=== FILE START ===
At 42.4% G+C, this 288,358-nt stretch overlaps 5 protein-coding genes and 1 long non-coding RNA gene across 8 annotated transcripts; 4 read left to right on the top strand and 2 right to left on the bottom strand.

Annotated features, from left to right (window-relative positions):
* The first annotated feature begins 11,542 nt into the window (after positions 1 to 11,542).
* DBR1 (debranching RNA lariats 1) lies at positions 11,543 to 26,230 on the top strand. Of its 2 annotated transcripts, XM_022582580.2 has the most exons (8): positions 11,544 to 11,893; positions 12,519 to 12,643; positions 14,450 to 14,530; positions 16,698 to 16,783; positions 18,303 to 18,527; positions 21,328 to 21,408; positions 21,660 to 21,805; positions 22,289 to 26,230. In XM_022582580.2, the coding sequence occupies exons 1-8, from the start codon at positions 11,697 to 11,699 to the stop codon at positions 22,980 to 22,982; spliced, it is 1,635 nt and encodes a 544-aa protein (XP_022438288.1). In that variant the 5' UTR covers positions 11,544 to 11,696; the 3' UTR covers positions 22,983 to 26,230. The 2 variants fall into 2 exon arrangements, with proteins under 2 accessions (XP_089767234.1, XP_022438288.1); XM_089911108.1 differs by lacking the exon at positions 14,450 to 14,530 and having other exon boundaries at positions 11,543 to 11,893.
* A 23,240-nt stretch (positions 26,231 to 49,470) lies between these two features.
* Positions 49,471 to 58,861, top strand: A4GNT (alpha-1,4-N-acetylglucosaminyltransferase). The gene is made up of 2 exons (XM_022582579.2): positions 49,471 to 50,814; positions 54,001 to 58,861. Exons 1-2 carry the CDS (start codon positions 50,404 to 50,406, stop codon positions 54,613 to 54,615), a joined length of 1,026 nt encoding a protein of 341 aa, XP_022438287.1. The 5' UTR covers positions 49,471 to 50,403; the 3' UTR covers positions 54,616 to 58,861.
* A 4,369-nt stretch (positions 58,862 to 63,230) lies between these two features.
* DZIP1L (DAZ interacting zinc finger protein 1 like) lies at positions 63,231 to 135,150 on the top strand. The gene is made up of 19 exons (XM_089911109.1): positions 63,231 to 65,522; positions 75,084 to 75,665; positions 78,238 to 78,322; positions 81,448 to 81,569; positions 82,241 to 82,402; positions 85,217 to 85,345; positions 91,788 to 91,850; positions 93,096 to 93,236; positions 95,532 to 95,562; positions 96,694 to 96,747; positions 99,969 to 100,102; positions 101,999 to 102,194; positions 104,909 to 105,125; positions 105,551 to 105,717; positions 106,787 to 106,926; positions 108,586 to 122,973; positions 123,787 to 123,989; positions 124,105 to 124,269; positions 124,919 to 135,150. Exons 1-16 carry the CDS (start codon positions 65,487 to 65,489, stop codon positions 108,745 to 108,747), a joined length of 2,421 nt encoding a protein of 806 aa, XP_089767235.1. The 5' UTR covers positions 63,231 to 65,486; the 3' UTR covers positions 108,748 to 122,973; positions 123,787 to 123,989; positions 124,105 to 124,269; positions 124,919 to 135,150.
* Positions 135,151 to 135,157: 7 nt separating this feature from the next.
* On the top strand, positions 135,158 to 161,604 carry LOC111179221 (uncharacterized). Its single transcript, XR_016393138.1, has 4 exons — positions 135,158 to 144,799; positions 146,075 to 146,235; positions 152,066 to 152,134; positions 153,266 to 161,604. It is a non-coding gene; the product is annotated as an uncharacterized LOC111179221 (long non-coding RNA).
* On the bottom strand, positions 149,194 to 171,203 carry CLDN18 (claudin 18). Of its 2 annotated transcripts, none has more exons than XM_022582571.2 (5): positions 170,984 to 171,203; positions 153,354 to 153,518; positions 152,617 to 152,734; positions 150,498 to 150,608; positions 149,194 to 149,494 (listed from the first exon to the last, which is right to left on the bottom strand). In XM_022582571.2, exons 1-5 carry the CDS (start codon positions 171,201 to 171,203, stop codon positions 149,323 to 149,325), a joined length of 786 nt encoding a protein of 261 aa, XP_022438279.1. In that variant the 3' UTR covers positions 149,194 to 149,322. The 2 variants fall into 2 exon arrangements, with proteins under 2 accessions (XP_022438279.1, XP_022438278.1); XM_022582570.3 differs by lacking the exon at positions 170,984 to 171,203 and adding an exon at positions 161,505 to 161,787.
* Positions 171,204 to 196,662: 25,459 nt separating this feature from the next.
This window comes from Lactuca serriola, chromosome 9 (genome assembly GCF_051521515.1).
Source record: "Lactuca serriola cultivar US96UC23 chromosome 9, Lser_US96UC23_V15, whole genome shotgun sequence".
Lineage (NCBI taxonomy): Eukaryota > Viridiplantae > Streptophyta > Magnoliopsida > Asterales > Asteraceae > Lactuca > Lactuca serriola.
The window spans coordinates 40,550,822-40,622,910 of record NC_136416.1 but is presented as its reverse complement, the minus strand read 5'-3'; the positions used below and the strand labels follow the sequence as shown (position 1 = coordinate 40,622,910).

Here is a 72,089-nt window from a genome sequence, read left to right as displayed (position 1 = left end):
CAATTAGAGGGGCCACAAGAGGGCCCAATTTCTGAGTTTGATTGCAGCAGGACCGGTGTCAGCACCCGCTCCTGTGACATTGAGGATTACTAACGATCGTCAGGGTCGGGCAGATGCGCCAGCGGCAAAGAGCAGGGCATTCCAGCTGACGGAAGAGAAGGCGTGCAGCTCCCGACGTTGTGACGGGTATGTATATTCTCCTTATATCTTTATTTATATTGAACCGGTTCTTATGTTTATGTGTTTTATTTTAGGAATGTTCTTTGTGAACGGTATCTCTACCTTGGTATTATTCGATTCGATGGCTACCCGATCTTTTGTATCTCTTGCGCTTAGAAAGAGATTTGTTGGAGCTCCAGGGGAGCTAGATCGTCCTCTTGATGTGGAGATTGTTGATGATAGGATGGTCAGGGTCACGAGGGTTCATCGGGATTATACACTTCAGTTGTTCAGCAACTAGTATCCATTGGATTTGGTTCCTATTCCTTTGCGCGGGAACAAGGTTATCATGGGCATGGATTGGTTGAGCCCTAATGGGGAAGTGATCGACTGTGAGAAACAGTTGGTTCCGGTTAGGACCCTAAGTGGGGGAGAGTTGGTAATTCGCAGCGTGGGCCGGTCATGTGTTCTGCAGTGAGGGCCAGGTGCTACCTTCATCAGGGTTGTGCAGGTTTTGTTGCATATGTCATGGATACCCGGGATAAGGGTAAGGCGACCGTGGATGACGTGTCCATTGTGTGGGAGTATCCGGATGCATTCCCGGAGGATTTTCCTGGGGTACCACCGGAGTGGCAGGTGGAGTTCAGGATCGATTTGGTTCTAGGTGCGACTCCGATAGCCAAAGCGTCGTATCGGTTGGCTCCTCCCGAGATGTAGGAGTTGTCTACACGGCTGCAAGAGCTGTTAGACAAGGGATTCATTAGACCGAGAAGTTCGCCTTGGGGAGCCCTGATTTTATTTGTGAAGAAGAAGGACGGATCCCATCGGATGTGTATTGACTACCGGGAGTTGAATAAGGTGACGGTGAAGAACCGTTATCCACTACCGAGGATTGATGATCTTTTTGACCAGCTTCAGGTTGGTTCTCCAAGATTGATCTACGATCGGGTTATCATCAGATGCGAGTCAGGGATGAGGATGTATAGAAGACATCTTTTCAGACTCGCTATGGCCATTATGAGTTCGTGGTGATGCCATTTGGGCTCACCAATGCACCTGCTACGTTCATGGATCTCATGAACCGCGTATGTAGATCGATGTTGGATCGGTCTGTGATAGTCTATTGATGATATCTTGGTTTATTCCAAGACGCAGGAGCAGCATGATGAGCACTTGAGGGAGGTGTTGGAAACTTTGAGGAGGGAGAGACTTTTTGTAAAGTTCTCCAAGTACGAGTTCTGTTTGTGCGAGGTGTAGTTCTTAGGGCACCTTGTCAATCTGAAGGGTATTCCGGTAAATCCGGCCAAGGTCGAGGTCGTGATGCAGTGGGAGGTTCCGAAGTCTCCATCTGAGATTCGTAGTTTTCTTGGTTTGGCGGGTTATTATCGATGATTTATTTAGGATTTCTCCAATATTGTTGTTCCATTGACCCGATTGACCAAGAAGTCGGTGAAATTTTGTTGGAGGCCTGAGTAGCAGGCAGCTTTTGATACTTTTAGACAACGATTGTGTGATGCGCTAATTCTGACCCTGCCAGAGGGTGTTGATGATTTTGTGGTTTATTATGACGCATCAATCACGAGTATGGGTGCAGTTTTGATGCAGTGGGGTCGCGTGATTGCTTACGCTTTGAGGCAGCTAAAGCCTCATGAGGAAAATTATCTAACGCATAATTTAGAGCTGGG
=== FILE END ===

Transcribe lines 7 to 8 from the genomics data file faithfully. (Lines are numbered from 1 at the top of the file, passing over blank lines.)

* A 4,369-nt stretch (positions 58,862 to 63,230) lies between these two features.
* DZIP1L (DAZ interacting zinc finger protein 1 like) lies at positions 63,231 to 135,150 on the top strand. The gene is made up of 19 exons (XM_089911109.1): positions 63,231 to 65,522; positions 75,084 to 75,665; positions 78,238 to 78,322; positions 81,448 to 81,569; positions 82,241 to 82,402; positions 85,217 to 85,345; positions 91,788 to 91,850; positions 93,096 to 93,236; positions 95,532 to 95,562; positions 96,694 to 96,747; positions 99,969 to 100,102; positions 101,999 to 102,194; positions 104,909 to 105,125; positions 105,551 to 105,717; positions 106,787 to 106,926; positions 108,586 to 122,973; positions 123,787 to 123,989; positions 124,105 to 124,269; positions 124,919 to 135,150. Exons 1-16 carry the CDS (start codon positions 65,487 to 65,489, stop codon positions 108,745 to 108,747), a joined length of 2,421 nt encoding a protein of 806 aa, XP_089767235.1. The 5' UTR covers positions 63,231 to 65,486; the 3' UTR covers positions 108,748 to 122,973; positions 123,787 to 123,989; positions 124,105 to 124,269; positions 124,919 to 135,150.